When the end of the year rolls around at an association, some people fail to renew their membership. Maybe it’s forgetfulness, or maybe it’s a lack of value in the association or industry attrition. What can associations do to minimize this number and encourage these folks back into the fold?

After years of working as an association professional for a great organization, I transitioned and recently accepted the role of senior director of membership at the Society of Naval Arhitects and Marine Engineers (SNAME), an international community for maritime and ocean professionals. SNAME was losing around over 2,000 members every year before we rolled out our current strategy.

To stem the flow of non-renewed members, we created a new call center model. We decided calling up individual members to have a conversation at this critical point in their membership journey would be more engaging than sending a reminder email and hoping they followed up.

Here are the three core values that made the project a success.

TAKE A RISK

Resist the pull of the comfort zone and strive for creativity and flexibility. So you’ve always done it one particular way, but is it working? How well was it executed? First off, we had to build a foundation of trust between our staff and volunteers to work together on this new project. We also had to have someone to champion the strategy – in this case, myself. To develop a new way of tackling the member retention problem, I went to my colleagues at Marketing General Incorporated (MGI) who helped me implement creative tactics to use their services to reach out to over a thousand non-renewed members.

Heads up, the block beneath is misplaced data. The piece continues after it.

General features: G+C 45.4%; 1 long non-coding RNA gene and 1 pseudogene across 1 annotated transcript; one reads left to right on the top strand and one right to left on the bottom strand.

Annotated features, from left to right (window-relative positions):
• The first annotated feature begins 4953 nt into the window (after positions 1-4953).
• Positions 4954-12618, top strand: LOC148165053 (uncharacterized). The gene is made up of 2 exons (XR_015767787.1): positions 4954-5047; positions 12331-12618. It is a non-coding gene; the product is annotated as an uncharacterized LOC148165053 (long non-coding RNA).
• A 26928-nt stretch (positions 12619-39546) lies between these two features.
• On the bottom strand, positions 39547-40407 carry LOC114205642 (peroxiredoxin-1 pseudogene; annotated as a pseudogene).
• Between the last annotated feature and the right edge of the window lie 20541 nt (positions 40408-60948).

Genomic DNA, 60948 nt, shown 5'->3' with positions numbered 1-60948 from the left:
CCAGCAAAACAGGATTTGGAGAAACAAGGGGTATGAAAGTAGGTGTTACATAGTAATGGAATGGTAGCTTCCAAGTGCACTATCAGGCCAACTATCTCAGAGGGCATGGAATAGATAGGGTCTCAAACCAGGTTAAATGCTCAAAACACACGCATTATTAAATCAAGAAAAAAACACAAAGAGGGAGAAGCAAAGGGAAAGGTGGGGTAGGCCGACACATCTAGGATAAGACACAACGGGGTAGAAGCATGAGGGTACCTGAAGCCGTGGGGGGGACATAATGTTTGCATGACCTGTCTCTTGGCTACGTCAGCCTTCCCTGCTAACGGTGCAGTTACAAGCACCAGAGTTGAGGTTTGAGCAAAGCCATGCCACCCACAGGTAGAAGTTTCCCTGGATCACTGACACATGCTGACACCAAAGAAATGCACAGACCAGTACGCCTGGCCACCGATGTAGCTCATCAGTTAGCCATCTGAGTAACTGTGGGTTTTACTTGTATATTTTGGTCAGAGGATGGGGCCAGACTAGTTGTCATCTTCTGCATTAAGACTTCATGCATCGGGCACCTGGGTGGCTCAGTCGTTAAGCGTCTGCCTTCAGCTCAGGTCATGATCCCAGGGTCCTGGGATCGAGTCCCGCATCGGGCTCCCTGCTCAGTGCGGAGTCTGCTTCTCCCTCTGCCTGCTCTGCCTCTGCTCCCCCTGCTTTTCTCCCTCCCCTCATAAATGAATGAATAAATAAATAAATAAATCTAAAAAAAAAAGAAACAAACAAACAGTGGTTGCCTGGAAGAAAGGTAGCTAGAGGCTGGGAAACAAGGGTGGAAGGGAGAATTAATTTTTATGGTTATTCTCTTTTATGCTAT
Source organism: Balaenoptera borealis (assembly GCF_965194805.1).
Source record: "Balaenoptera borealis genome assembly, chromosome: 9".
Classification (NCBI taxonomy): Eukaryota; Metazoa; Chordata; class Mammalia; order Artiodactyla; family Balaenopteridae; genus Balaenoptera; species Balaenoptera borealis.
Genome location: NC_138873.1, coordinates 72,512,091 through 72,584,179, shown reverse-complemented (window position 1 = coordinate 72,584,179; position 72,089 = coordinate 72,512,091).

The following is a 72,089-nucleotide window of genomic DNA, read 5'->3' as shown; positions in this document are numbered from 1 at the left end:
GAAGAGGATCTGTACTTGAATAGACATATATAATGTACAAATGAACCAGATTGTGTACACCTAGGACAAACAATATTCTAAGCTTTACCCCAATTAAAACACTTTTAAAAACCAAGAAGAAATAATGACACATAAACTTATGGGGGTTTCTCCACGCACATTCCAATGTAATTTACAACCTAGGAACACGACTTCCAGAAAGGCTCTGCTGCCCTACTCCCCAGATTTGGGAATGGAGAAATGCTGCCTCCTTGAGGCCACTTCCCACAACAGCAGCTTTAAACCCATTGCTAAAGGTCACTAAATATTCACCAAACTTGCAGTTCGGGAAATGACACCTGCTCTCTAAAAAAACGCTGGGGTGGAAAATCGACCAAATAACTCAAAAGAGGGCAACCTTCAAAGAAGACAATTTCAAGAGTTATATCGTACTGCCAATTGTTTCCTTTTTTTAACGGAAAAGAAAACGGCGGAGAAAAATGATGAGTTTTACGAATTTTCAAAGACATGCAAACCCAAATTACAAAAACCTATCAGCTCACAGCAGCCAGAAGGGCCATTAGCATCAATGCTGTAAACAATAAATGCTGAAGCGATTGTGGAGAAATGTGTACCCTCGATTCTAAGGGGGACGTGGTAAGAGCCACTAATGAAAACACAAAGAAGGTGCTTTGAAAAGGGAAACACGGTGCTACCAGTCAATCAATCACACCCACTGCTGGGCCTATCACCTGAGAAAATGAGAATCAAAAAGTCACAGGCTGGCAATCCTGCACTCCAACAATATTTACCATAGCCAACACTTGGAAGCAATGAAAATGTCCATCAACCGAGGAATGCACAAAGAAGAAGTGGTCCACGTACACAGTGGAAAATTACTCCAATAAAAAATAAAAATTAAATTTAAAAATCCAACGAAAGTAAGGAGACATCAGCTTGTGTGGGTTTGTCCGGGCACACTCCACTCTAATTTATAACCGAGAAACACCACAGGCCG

Association leadership took some convincing — and rightly so — because they care deeply about the success of their association, and past efforts hadn’t been very successful. The first time ’round, the plan was not approved by association leadership. As association professionals, we are not in the “no” business, so we persisted, and after some time and further strategy talk, we got the green light. This was our chance to really prove ourselves. What successfully brought leadership on board was to show instead of tell by demonstrating from a business perspective the projected return on investment. This, alongside the guidance of membership consultants, was the ace card.

HAVE A CHAMPION

Not everyone expects senior management to do the hands-on work of calling up hundreds of members. The truth is, there has to be a project manager or leader championing the campaign, and there’s no better candidate than the head of membership. In this case, me as senior dDirector.

I was able to set the culture and tone of where we wanted to go based on our strategy. A culture of inclusivity, trust and accountability that promotes a member-centric mindset has to come from the top.

I also helped colleagues rethink their relationship to selling. Most association professionals don’t consider sales their top skill. Renewing a membership is making a sale, but many professionals have a fear of failure in transactions like this. Callers were not trying to sell, but understand; not talk, but listen. As the champion of this project, I had the information to guide us through the process of a consultative selling approach. Selling scares people, but I didn’t ask for money once in these conversations.